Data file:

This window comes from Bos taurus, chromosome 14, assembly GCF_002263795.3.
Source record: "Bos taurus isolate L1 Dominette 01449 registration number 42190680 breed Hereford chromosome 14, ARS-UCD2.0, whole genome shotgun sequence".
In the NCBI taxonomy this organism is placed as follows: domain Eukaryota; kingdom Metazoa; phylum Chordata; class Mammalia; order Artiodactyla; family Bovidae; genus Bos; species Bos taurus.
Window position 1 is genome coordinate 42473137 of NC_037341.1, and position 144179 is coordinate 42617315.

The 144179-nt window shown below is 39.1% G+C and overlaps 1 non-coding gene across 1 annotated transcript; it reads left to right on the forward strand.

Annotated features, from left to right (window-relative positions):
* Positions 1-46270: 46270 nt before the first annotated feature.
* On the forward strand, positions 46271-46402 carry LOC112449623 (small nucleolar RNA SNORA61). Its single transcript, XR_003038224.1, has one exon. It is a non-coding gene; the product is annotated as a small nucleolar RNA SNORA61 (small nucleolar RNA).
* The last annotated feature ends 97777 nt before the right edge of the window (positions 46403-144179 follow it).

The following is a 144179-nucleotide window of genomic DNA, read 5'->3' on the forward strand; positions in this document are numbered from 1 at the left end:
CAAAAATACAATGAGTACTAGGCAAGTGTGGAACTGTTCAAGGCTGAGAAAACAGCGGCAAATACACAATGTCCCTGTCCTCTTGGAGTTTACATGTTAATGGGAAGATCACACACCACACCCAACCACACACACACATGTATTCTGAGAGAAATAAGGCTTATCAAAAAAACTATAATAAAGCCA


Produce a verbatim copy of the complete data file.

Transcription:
This window comes from Bos taurus, chromosome 14, assembly GCF_002263795.3.
Source record: "Bos taurus isolate L1 Dominette 01449 registration number 42190680 breed Hereford chromosome 14, ARS-UCD2.0, whole genome shotgun sequence".
In the NCBI taxonomy this organism is placed as follows: domain Eukaryota; kingdom Metazoa; phylum Chordata; class Mammalia; order Artiodactyla; family Bovidae; genus Bos; species Bos taurus.
Window position 1 is genome coordinate 42473137 of NC_037341.1, and position 144179 is coordinate 42617315.

The 144179-nt window shown below is 39.1% G+C and overlaps 1 non-coding gene across 1 annotated transcript; it reads left to right on the forward strand.

Annotated features, from left to right (window-relative positions):
* Positions 1-46270: 46270 nt before the first annotated feature.
* On the forward strand, positions 46271-46402 carry LOC112449623 (small nucleolar RNA SNORA61). Its single transcript, XR_003038224.1, has one exon. It is a non-coding gene; the product is annotated as a small nucleolar RNA SNORA61 (small nucleolar RNA).
* The last annotated feature ends 97777 nt before the right edge of the window (positions 46403-144179 follow it).

The following is a 144179-nucleotide window of genomic DNA, read 5'->3' on the forward strand; positions in this document are numbered from 1 at the left end:
CAAAAATACAATGAGTACTAGGCAAGTGTGGAACTGTTCAAGGCTGAGAAAACAGCGGCAAATACACAATGTCCCTGTCCTCTTGGAGTTTACATGTTAATGGGAAGATCACACACCACACCCAACCACACACACACATGTATTCTGAGAGAAATAAGGCTTATCAAAAAAACTATAATAAAGCCA